A New Series: One Minute Reviews of
Books by Vermont Authors
Laura's column "One Minute Reviews" has appeared bi-weekly in Wilmington, Vermont's Deerfield Valley News since 2015. In April 2018, she found that no Vermont periodical consistently reviews all commercially published fiction and non-fiction by Vermont authors, so she started a series to fill that void. Published reviews from that series and some earlier reviews of local authors are listed with links to a scan of the printed copy. Reviews still in queue are listed without links until they appear in print.
The books reviewed in this series are available through Wilmington's Pettee Memorial Library, the Whitingham Free Public Library, and locally owned Bartleby's Books in Wilmington.
Deerfield Valley News, 7/11/2019
A Must-Read for Couples with Young Children
Molly Millwood, To Have and to Hold: Motherhood, Marriage, and the Modern Dilemma. Harper Wave, 2019.
In this compassionate, intelligent book, Millwood argues that motherhood changes women profoundly, a change that deeply affects the marital happiness even of loving heterosexual couples who had previously assumed their partnership was solid. A clinical psychologist with specialty in marital therapy and the mother of two children, Millwood understands the strain of new parenthood professionally and personally. She also knows that the strain gets little attention. Pregnant women have long been reassured by What to Expect When You're Expecting, and there are many how-to books on mothering; but once a woman has a baby, there is next to no literature that enables her and her husband to understand what is happening to her—and thus to them. Millwood has written this book to fill that gap. It's spectacular.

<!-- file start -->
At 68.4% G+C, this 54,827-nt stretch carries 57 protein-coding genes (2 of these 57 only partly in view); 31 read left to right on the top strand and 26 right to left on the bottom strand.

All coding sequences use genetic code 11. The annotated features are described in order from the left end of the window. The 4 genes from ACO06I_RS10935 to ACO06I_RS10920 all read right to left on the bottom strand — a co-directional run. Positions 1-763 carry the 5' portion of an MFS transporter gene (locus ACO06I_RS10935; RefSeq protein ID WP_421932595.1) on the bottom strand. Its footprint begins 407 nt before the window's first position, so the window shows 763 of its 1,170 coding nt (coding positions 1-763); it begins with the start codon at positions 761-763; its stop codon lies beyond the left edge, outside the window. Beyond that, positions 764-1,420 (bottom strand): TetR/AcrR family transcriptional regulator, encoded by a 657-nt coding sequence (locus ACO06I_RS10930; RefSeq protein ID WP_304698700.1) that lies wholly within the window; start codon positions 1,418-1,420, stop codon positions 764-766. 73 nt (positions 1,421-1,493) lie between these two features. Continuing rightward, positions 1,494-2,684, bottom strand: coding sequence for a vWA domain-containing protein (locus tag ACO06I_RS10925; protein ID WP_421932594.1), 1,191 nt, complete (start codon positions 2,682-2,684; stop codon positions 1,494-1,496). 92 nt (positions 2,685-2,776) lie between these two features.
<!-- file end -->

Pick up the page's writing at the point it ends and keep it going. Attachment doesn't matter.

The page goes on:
The first five chapters discuss the "slow and silent toll of motherhood"—the gradual pileup of moments in which despite her deep love for her baby, a new mother often finds that her maternal feelings are … wait for it … ambivalent. She is exhausted, sleep-deprived, unable to comfort her colicky baby, unable to find time even to take a shower, and she is also dealing with a radical change of identity. And yet, her mourning for her lost freedom, her frightening moments of anger at her baby, her boredom with baby-tending—these unexpected emotions are so unacceptable that they fill her with guilt and shame. Her suffering, Millwood says, is not post-partum depression, now fortunately a recognized state. On the contrary, she is feeling perfectly normal emotions that attend new motherhood. Hiding them leads only to further distress; they need to be recognized, understood and discussed with a sympathetic, supportive listener. Some new moms can find that supportive listener in a friend (face-to-face: competitively cute posts on Facebook and Instagram increase guilt by implying that other moms are doing just fine). But most of them have difficulty in finding time for such friends, and except for the few with supportive, on-the-spot multi-generational families, they face their changes and frustrations in isolation from all but one person. Dad.
Millwood's central chapters make short work of the assumption that children draw couples closer together. As she puts it, babies "threaten the connection from which they come." Husband and wife are affected very differently by the baby, a situation that easily leads to misunderstandings. When he says "what can I do to help?" she snaps, because what she hears is an assertion that she's responsible for the baby and he just lends a hand now and then. Hurt, he stops asking. She then feels deserted and makes what psychologists call a "fundamental attribution error": he's not helping because he's selfish about everything. Thus each partner loses confidence in the other, and they become adversarial. Millwood's excellent discussion of increasingly adversarial marriages draws on Attachment theory, which asserts that human beings never outgrow their dependency needs, especially in times of stress. She points out that potentially adversarial questions ("Can't you do the dishes just this once?" "Why didn't you ask me to go to the baby's checkup?) have a subtext: are you there for me? If the marriage is to survive, both partners need to be confident that despite inevitable slip-ups, the answer is yes. Building that yes by listening to subtexts in the midst of fatigue, change, and stress is one of the greatest unrecognized challenges of parenting. This book, by recognizing the challenge, does a great service to all new moms and dads who want their babies to grow up in a loving, supportive atmosphere.